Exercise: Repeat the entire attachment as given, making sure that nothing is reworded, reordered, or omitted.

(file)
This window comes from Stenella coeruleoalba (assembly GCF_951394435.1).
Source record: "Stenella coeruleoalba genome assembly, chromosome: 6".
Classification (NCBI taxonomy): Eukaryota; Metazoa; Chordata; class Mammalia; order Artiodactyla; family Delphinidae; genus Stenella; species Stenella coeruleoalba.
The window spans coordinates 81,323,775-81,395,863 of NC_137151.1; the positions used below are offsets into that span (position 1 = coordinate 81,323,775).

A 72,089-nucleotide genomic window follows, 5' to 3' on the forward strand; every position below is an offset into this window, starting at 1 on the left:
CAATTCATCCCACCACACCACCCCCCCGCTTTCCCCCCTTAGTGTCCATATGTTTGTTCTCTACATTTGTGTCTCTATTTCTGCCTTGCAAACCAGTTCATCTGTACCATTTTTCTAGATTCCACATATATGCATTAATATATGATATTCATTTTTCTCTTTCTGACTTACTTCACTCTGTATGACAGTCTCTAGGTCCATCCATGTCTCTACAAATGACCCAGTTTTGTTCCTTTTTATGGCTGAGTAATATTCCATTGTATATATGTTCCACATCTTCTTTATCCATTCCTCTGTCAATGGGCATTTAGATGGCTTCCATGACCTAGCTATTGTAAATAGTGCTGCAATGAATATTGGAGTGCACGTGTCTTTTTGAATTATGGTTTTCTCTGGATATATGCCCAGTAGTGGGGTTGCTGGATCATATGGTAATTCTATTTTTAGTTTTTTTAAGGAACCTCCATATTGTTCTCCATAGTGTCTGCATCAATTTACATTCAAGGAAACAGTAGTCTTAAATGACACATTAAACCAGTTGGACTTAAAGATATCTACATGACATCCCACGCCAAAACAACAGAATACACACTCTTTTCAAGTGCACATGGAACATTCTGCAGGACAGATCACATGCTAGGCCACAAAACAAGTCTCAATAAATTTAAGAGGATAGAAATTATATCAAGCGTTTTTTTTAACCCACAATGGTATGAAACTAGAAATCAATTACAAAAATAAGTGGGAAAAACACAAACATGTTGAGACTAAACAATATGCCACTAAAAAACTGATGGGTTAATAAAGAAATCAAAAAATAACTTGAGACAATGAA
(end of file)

This window comes from Stenella coeruleoalba (assembly GCF_951394435.1).
Source record: "Stenella coeruleoalba genome assembly, chromosome: 6".
Classification (NCBI taxonomy): Eukaryota; Metazoa; Chordata; class Mammalia; order Artiodactyla; family Delphinidae; genus Stenella; species Stenella coeruleoalba.
The window spans coordinates 81,323,775-81,395,863 of NC_137151.1; the positions used below are offsets into that span (position 1 = coordinate 81,323,775).

A 72,089-nucleotide genomic window follows, 5' to 3' on the forward strand; every position below is an offset into this window, starting at 1 on the left:
CAATTCATCCCACCACACCACCCCCCCGCTTTCCCCCCTTAGTGTCCATATGTTTGTTCTCTACATTTGTGTCTCTATTTCTGCCTTGCAAACCAGTTCATCTGTACCATTTTTCTAGATTCCACATATATGCATTAATATATGATATTCATTTTTCTCTTTCTGACTTACTTCACTCTGTATGACAGTCTCTAGGTCCATCCATGTCTCTACAAATGACCCAGTTTTGTTCCTTTTTATGGCTGAGTAATATTCCATTGTATATATGTTCCACATCTTCTTTATCCATTCCTCTGTCAATGGGCATTTAGATGGCTTCCATGACCTAGCTATTGTAAATAGTGCTGCAATGAATATTGGAGTGCACGTGTCTTTTTGAATTATGGTTTTCTCTGGATATATGCCCAGTAGTGGGGTTGCTGGATCATATGGTAATTCTATTTTTAGTTTTTTTAAGGAACCTCCATATTGTTCTCCATAGTGTCTGCATCAATTTACATTCAAGGAAACAGTAGTCTTAAATGACACATTAAACCAGTTGGACTTAAAGATATCTACATGACATCCCACGCCAAAACAACAGAATACACACTCTTTTCAAGTGCACATGGAACATTCTGCAGGACAGATCACATGCTAGGCCACAAAACAAGTCTCAATAAATTTAAGAGGATAGAAATTATATCAAGCGTTTTTTTTAACCCACAATGGTATGAAACTAGAAATCAATTACAAAAATAAGTGGGAAAAACACAAACATGTTGAGACTAAACAATATGCCACTAAAAAACTGATGGGTTAATAAAGAAATCAAAAAATAACTTGAGACAATGAA